About a year ago, at the recommendation of a friend, I met with Nadia Eghbal. Diane Tate introduced her as someone “who recently left her role in venture capital to explore ways to support developers working on early infrastructure projects.” We had a fascinating conversation. Nadia was trying to expand the venture capital world and when she went looking for projects that venture capital doesn’t fund but that really need funding, she found the world of open source. In particular, she found that the infrastructure behind most of our current technology is based on open source software maintained by a small community of developers. Some of them work for nonprofits that pay their salary (like the Linux Foundation now sponsors OpenSSL), others have corporate patrons who pay the salary of maintainers who work on projects they use (like HPE and Google) and others are completely volunteer based.

Nadia believes that our policy makers, grantmakers and activists are unaware of the role that open source software plays and, when they have heard of it, they erroneously believe that it’s well funded. As an example, the IRS is no longer granting 501(c)(3) status to organizations that primarily produce open source software with the argument that software is not a public good and they can’t guarantee that people won’t profit from it.

Nadia’s report, funded by the Ford Foundation, is a great read. I highly recommend it to anyone interested in learning more about open source software, how it works and how it’s funded. Warning: it is very long! Think about it more as a short book than a blog post!

Roads and Bridges: The Unseen Labor Behind Our Digital Infrastructure

The code review culture kills new ideas

First published on Medium.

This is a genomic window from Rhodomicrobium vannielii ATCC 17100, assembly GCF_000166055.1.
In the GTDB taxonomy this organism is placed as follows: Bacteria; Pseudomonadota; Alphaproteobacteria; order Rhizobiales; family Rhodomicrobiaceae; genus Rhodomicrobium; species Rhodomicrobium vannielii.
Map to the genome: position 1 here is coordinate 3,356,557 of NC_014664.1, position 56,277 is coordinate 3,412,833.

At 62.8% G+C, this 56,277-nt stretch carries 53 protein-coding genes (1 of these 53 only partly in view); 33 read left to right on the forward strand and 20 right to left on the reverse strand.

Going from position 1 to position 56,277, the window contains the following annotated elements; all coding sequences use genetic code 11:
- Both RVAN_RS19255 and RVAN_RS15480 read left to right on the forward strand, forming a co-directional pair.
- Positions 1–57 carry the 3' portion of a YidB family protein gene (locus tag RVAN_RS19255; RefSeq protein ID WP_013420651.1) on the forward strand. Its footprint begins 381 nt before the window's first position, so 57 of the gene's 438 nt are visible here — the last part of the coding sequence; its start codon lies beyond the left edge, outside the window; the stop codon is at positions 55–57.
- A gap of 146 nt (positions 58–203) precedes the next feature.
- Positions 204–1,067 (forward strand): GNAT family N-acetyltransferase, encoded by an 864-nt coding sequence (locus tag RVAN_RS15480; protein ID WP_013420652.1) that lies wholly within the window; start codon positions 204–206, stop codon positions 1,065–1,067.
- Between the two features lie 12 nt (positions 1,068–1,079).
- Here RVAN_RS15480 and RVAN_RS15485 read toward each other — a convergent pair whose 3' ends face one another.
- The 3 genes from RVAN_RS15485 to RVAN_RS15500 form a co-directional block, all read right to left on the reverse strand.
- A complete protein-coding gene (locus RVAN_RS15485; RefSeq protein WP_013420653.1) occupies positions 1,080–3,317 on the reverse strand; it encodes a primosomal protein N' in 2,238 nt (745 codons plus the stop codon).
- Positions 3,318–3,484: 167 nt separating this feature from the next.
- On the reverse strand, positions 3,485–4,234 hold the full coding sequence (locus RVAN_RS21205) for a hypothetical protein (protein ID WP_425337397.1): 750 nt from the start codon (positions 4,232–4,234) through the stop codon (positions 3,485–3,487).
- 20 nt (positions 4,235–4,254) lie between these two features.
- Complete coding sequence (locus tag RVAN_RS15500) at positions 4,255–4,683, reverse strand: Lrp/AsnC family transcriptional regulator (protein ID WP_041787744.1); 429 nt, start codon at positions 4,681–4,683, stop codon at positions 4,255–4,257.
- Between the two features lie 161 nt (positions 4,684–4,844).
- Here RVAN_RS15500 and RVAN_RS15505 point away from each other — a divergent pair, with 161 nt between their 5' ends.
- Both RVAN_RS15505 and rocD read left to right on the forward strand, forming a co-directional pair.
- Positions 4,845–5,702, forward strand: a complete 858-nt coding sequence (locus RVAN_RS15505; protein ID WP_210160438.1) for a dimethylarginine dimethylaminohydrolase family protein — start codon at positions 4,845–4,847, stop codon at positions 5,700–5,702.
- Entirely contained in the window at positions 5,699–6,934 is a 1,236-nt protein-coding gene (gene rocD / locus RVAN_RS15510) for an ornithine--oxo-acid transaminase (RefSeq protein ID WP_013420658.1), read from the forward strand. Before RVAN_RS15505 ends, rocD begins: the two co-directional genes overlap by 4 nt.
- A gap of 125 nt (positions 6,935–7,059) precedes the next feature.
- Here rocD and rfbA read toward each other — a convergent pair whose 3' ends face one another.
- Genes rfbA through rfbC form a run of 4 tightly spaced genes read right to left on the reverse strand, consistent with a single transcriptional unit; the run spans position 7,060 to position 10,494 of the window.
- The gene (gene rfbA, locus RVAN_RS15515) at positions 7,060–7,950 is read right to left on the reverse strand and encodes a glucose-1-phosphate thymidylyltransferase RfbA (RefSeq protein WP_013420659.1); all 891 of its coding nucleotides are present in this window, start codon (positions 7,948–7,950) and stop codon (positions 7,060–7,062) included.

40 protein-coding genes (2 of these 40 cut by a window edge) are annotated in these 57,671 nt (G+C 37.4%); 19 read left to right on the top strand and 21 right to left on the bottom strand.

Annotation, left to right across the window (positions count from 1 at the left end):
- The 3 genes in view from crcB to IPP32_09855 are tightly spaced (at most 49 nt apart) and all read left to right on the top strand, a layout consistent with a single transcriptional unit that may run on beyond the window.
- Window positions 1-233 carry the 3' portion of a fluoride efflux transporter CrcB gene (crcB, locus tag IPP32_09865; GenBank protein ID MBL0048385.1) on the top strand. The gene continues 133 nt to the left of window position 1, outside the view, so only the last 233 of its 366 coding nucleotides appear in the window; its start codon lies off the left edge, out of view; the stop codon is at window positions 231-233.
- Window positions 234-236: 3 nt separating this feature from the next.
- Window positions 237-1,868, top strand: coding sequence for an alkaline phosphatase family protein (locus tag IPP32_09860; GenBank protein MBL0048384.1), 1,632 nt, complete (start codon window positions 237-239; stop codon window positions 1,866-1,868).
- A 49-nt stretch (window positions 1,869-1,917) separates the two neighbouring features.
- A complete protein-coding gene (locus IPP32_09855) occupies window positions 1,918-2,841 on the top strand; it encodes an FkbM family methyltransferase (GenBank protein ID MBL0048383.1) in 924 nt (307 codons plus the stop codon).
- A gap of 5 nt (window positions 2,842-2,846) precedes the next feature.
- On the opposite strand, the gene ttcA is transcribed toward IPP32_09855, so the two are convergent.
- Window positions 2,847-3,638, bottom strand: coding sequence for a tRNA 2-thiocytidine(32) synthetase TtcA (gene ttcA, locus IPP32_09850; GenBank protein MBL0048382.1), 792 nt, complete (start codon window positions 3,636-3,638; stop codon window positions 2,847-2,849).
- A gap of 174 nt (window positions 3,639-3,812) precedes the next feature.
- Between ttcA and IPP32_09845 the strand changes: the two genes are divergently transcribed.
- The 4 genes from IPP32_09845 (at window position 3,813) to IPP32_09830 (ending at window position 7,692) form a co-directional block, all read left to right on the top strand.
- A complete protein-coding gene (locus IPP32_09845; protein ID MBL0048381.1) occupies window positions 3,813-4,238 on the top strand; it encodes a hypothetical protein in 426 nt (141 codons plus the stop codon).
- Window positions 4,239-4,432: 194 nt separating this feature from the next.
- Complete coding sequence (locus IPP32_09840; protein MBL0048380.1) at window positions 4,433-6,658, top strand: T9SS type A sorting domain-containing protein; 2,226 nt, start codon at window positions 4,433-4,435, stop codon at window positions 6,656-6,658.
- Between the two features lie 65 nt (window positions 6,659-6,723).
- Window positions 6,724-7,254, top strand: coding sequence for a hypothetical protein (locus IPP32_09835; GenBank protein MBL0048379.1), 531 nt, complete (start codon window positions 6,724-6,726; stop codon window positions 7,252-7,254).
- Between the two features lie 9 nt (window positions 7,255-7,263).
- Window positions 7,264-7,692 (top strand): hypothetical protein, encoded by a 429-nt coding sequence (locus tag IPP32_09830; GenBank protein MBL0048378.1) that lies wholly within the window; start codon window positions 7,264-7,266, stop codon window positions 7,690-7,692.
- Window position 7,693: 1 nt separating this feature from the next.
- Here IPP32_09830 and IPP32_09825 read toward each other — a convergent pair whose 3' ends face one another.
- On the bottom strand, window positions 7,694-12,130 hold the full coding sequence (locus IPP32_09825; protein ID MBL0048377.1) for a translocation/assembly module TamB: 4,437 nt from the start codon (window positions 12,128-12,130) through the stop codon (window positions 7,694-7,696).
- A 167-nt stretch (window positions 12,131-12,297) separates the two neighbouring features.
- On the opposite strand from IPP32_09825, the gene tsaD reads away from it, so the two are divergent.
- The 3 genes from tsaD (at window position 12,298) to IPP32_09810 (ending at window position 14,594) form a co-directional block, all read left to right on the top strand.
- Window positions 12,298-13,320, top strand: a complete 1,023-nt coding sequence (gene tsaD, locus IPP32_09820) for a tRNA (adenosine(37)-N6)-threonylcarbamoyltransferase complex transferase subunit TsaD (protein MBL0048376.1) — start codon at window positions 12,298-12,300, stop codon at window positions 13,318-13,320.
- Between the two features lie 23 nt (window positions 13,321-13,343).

Many open source organizations start around code. Someone has an idea and they write some code to express it. If people like the idea, they add more code. That code gets reviewed and incorporated.

This works great while the project rallies around the original idea. However,when they go to add new products or plan new features, the culture of code reviews gets in the way of a culture of new ideas.

Why’s that? Because code reviews look for flaws. You need to make sure you don’t introduce bugs. Ideas, on the other hand, need a whole team of input before they are strong enough for the risk analysis. New ideas get stronger when people add to them, figure out ways they can help. Once ideas become a plan they need something like a code review but not before they become a plan.

Reviewing Code is about Eliminating Risk

When new code is submitted, it’s always reviewed before it’s accepted. And often there are very clear guidelines. You are reviewing to make sure that your project’s guidelines are met, that the code is well written and that it introduces no new bugs. Often this means you are looking for things that are wrong. You may also suggest improvements, but the focus is on looking for things that are wrong.

Reviewing Ideas is about Exploring Opportunity